Welcome to the Quilting Board!

Already a member? Login above
loginabove
OR
To post questions, help other quilters and reduce advertising (like the one on your left), join our quilting community. It's free!

Page 4 of 4 FirstFirst ... 3 4
Results 31 to 35 of 35

Thread: Quilting Software Versus Hand Drawn Plans?

  1. #31
    Super Member Peckish's Avatar
    Join Date
    May 2011
    Location
    Pacific NW
    Posts
    4,716
    Blog Entries
    1
    Quote Originally Posted by feline fanatic View Post
    Pretty sure that is an EQ6 and 7 feature.
    Yes, I have both EQ 6 & 7, and you can scan (or take pictures) and import your fabrics to use in your layout. Several fabric manufacturers also have files you can download that will import the latest fabrics into EQ.

  2. #32
    Senior Member
    Join Date
    Apr 2012
    Location
    Southeastern Indiana
    Posts
    360
    Normally I would not want a computer program but I am working on a scrappy quilt and do not have a place to lay it out to make sure the colors are where they need to be. I am not using a pattern or any thing, just putting it together.

  3. #33
    Senior Member DawnFurlong's Avatar
    Join Date
    Dec 2011
    Posts
    368
    Quote Originally Posted by SoSewSue View Post
    I am a beginner quilter and I have had the EQ software programme for about 48 hours now! One thing I wasn't expecting was how much I am learning about quilt construction and block identification. In order to facilitate the learning process I have been reconstructing quilts in the software from magazine pictures or other pictures off the internet. In fact two quilts for which I had been planning on buying the pattern for - once I had truly analysed them for the purposes of putting into the software I realised how simple they really were and knew that I would find them far to boring to make. Now granted, I would have to come across about thirty of those to make up the price of the software.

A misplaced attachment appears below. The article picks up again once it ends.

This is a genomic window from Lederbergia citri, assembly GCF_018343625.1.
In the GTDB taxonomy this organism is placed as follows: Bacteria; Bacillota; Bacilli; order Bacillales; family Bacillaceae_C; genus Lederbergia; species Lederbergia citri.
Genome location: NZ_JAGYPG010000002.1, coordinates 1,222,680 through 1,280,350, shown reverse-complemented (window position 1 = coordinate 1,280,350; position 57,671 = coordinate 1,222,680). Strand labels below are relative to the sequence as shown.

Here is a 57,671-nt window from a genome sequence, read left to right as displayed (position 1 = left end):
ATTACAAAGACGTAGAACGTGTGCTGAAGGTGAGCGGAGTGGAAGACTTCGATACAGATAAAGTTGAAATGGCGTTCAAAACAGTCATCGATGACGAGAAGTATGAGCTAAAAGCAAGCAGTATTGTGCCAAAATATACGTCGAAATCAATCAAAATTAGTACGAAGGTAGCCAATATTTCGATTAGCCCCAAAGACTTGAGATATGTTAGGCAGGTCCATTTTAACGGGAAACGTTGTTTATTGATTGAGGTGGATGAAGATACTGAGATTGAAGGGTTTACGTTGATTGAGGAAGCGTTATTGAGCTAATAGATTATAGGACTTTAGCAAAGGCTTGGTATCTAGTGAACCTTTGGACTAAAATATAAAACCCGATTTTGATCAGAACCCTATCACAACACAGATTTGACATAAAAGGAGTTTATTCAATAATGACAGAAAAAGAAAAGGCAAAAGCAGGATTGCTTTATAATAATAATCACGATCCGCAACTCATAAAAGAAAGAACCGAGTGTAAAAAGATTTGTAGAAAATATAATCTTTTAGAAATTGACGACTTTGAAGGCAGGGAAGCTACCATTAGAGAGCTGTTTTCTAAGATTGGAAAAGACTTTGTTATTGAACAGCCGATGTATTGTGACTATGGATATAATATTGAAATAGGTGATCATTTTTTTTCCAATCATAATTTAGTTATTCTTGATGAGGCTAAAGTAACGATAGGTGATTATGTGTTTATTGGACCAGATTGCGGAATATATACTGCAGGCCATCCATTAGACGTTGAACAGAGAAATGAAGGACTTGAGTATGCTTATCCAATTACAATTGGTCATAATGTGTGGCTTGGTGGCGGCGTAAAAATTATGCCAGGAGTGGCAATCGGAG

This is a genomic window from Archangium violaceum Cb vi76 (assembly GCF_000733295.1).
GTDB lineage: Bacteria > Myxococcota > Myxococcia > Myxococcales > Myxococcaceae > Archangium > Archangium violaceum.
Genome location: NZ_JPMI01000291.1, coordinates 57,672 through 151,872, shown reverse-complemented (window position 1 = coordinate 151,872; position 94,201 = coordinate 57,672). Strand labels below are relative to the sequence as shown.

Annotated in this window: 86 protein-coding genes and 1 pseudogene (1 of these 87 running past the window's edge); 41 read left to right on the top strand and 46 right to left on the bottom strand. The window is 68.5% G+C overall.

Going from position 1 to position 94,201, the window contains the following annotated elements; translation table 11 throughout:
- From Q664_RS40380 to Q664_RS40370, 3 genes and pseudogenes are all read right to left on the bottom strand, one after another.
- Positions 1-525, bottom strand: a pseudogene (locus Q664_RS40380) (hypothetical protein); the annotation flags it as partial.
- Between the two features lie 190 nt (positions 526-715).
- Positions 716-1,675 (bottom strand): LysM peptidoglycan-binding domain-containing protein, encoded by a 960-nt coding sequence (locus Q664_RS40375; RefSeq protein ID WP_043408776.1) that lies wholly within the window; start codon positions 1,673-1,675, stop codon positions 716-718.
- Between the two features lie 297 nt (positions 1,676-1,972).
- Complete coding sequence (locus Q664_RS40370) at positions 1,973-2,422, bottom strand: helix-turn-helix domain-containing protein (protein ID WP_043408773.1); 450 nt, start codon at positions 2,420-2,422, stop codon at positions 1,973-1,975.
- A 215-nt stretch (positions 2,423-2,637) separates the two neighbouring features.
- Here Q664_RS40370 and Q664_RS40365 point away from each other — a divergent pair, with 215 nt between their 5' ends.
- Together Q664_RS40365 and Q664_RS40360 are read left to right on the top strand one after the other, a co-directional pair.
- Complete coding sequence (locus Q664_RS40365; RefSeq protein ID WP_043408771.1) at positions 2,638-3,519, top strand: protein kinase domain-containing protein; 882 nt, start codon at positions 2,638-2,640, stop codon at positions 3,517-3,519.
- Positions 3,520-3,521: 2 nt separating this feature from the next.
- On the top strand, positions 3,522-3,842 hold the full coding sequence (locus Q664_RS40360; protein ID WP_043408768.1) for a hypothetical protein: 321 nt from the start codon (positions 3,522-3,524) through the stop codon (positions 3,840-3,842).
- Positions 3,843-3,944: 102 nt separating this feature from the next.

My primary reasons for buying the software :
    1/ I have a very hard time finding patterns that I want to make. I find lots that are 'close' but not quite right. The software lets me very easily 'tweak' different elements of the design.

    2/ I am still rubbish at imagining different colour combinations. I have no stash to speak of and if I walk into the quilt shop without some semblance of a plan or intent I become overwhelmed and frozen with indecision. The software lets me try different combos - heck I can even try using actual fabrics currently available on the market.
    I just purchased EQ 7 about a week ago. I am finding this to be a fascinating tool! I, too, am finding that I am learning about quilt construction and block identification, as SoSewSue said. I have done the same as she has - found a pattern I really liked, then drew it out in EQ 7. I have a hard time visualizing things. I need to literally see it. I love how I can change color schemes, turn blocks around, etc. and "see" what it looks like. Even just playing around with the program like this - it spurs on other thoughts as to what I might like to do in a quilt. The great thing is - I can tweak a few things and see what it looks like before committing with fabric.